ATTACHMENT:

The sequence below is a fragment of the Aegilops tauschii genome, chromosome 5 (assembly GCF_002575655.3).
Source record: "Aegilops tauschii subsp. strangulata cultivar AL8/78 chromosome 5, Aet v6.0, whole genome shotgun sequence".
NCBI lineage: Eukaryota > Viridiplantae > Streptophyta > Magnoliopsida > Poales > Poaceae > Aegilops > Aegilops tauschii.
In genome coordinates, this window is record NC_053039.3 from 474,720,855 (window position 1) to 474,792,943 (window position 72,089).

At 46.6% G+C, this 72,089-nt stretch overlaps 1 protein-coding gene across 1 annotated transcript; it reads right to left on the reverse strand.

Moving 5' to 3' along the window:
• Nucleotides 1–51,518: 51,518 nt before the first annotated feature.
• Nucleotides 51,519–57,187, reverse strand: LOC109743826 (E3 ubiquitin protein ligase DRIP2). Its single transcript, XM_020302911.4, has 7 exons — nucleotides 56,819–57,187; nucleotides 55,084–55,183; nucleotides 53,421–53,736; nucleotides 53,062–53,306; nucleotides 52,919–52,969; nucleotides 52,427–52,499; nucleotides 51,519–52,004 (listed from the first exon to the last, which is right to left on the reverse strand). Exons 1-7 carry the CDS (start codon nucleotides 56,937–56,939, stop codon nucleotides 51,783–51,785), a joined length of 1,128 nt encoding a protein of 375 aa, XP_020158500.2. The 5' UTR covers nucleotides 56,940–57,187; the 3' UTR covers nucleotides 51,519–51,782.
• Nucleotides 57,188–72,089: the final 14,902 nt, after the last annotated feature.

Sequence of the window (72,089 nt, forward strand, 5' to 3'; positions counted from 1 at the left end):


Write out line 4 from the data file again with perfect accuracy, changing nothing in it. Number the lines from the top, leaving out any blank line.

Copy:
In genome coordinates, this window is record NC_053039.3 from 474,720,855 (window position 1) to 474,792,943 (window position 72,089).